Recently, I was asked to give a short speech about policy issues relating to my research. I thought I might post those comments here, as they address at least a few of the big issues the global community grapples with these days:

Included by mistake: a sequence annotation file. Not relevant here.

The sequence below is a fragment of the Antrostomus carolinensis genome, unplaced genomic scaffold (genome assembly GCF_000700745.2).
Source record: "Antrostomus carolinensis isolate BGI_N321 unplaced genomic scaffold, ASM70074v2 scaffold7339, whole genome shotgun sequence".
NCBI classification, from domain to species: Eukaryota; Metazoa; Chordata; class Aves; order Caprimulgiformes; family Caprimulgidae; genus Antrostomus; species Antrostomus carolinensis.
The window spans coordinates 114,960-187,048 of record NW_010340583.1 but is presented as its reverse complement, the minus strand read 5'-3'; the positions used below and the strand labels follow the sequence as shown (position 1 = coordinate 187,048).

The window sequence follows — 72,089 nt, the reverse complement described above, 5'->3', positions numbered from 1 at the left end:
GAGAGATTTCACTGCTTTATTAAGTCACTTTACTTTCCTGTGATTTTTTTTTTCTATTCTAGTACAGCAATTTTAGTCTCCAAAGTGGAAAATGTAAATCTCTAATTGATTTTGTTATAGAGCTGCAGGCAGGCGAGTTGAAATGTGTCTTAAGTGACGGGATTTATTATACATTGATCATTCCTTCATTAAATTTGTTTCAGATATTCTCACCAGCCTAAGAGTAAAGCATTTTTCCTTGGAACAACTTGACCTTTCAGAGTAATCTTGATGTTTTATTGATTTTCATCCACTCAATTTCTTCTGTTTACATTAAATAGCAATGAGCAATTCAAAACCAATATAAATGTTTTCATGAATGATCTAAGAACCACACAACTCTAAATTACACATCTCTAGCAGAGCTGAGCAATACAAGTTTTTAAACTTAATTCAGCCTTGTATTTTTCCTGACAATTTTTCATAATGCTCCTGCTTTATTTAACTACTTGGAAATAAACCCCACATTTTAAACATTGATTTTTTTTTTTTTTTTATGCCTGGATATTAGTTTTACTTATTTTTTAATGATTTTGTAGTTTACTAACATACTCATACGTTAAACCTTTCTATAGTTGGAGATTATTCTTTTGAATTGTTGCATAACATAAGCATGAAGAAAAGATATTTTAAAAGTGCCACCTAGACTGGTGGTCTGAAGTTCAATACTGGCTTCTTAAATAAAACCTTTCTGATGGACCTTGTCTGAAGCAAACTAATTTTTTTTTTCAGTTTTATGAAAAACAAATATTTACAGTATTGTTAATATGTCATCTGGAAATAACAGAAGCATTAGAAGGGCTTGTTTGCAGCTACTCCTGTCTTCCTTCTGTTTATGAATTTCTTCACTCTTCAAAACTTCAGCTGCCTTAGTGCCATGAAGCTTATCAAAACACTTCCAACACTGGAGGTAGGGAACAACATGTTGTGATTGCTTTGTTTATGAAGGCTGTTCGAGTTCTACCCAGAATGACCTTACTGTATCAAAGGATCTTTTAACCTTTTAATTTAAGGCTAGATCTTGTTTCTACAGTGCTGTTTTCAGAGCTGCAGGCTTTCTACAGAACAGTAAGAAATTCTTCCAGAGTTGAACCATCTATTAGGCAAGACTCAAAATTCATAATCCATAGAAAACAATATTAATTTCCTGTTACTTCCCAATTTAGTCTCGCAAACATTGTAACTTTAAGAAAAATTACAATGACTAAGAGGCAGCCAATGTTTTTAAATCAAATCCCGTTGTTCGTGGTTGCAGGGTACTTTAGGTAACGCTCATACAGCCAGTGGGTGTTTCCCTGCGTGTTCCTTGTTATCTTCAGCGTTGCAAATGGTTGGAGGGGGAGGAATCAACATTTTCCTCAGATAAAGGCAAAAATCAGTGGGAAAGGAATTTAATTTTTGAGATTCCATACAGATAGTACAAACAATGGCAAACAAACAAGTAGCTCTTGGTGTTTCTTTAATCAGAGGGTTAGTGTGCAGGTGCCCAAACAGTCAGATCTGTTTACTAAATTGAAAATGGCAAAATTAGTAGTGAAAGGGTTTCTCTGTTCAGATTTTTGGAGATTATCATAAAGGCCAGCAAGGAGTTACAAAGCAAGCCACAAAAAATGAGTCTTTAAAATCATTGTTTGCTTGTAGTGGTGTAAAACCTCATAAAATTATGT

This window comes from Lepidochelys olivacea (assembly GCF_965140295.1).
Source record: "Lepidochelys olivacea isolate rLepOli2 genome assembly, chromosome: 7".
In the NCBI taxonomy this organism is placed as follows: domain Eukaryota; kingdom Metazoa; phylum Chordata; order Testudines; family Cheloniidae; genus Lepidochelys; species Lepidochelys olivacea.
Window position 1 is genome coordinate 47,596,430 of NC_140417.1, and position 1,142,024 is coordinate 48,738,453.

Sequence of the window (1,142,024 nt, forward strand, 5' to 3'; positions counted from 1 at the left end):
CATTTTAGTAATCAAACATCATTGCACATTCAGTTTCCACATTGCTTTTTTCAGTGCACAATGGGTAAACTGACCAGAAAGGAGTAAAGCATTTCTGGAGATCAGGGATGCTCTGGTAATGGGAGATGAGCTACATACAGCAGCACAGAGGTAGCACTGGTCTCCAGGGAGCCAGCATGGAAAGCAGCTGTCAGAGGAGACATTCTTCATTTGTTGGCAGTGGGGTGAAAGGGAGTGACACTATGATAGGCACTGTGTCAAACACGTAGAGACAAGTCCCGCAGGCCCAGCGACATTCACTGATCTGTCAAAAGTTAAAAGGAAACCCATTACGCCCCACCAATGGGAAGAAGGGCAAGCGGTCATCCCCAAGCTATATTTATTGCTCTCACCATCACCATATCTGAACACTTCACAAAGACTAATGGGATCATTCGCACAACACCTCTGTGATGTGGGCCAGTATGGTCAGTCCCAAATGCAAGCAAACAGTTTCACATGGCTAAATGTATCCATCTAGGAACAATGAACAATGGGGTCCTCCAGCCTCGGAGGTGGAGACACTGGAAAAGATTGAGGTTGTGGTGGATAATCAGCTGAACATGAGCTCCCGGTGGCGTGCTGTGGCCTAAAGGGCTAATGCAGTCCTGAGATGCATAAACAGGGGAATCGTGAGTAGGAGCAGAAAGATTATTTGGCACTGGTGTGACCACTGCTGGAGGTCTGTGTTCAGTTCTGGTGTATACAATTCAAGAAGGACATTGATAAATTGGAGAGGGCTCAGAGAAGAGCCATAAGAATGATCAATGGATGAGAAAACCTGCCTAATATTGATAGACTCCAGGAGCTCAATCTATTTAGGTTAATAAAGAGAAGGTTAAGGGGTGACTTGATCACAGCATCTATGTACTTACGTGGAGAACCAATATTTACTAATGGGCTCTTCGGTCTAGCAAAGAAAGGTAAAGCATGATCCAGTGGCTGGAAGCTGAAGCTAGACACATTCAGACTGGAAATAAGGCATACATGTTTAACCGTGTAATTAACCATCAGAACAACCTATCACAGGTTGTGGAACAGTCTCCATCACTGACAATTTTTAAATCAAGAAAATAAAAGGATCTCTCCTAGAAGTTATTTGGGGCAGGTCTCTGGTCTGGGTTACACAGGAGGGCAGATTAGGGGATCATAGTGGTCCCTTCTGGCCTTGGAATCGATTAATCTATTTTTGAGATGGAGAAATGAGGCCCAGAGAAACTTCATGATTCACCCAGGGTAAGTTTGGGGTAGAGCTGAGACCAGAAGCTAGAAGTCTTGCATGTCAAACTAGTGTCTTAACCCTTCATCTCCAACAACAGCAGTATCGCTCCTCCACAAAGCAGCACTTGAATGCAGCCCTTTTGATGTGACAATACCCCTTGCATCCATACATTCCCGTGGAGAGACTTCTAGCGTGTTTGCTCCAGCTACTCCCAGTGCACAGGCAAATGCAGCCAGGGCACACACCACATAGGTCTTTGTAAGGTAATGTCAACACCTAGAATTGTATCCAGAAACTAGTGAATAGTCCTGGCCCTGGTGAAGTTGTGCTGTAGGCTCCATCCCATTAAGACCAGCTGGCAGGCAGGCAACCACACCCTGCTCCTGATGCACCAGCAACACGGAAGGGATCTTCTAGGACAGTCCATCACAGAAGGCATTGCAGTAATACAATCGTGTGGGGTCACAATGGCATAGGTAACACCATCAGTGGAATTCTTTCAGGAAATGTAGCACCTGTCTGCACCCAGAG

When someone sitting next to me on an airplane asks me what I do, I usually say I study the politics of food. Food is gloriously universal: we all need it, and, globally, 1 in 3 of us still spends our waking hours planting and/or harvesting it. Worldwide, most farmers are poor and live in low-income countries, and are thus vulnerable both because of low levels of material wealth and because of the higher levels of social and political violence that characterize poorer countries. Thankfully, food is also a great tool for peace: from Israel and Palestine to Iraq and South Africa, “peace meals”, which bring together former partisans to conflicts and people from diverse ethnic and religious backgrounds, have become part of the healing process. The same, simple good cheer and food we share tonight can be part of bringing peace, stability, and hope to troubled places.